AA’s concept of a personal relationship with a “God of our understanding” validated rather that repudiated what I had come to believe about spirituality in the early days of my quest. I found that quest renewed and nurtured in AA, and it was from the foundation of physical sobriety and spiritual awakening that I found in AA that I struck out again to find a personal spirituality that would “fill the hole in my soul.”

After less than a year sober, a friend brought to my attention a workshop on shamanism being given by a Lakota “medicine man.” Back then, I earnestly believed that everyone on Turtle Island was one big happy family, and that there was nothing intrinsically wrong with a white learning the Red Way. I’ve since come to understand that some among the Native Peoples find this distressing and exploitative, and that some Native “teachers” peddle spurious goods against the wishes of their Nations’ Elders. But I knew nothing of such things then, and I was intrigued by the advertisement for the workshop.

Whether Ghost Wolf was the real thing or not, whether he was earnestly trying to teach for the good of all mankind or was a fakir making a buck off of credulous white folk, I do not really know. Nor does it matter, in the final analysis. Because whether Ghost Wolf was a true and sincere teacher or not, he set me off in a new direction that ultimately led, not to the Red Way, but to the Way of the Witch.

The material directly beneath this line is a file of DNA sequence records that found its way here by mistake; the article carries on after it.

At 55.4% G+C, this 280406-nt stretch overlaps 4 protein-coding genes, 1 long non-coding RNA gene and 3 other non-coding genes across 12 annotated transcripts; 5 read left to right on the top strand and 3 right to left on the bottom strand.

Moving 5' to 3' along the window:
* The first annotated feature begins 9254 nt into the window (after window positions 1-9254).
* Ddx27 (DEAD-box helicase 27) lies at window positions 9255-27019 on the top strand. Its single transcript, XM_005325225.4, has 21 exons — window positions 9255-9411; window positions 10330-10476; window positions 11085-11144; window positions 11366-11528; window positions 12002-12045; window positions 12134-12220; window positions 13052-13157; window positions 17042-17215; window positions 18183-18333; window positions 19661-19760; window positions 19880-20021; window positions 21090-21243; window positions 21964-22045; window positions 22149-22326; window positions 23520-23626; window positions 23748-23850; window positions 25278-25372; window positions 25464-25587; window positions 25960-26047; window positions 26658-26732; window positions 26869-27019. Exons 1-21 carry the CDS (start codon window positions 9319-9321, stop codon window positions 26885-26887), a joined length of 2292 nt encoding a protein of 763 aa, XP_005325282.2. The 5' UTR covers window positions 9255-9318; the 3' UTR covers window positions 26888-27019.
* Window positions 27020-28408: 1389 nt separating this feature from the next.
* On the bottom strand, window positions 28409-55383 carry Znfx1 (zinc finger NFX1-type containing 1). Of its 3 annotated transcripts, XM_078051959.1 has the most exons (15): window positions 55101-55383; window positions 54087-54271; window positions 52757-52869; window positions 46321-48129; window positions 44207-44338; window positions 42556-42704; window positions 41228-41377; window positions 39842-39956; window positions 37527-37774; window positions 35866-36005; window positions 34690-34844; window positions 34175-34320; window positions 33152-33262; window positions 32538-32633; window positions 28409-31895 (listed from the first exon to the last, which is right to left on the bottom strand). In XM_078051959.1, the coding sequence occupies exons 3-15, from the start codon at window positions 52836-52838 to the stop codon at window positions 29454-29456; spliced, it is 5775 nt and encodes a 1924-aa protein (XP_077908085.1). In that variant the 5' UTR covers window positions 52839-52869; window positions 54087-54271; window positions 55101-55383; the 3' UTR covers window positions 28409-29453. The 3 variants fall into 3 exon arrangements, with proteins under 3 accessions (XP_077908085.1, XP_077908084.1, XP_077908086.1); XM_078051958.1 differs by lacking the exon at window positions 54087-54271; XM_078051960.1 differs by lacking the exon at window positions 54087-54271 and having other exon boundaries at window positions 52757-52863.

I assimilated everything I could get my hands on regarding shamanism, eventually finding Michael Harner’s excellent book on the subject. In addition, I joined the online community discussing shamanism and journeying, and it wasn’t a far leap from there to the online Wiccan community. Again, my interest was sparked, and I took the “road less traveled” at the next fork. For some time, a desire had been growing in me to externalize some of the internal work I had been pursuing with such fervor, and the richness of Wiccan ritual seemed the perfect vehicle for that expression. Shamelessly, I admit that I began my career in the Craft as a “dabbler, ” trying out various rituals and techniques gleaned from books and the online community. But it wasn’t long before I was hooked.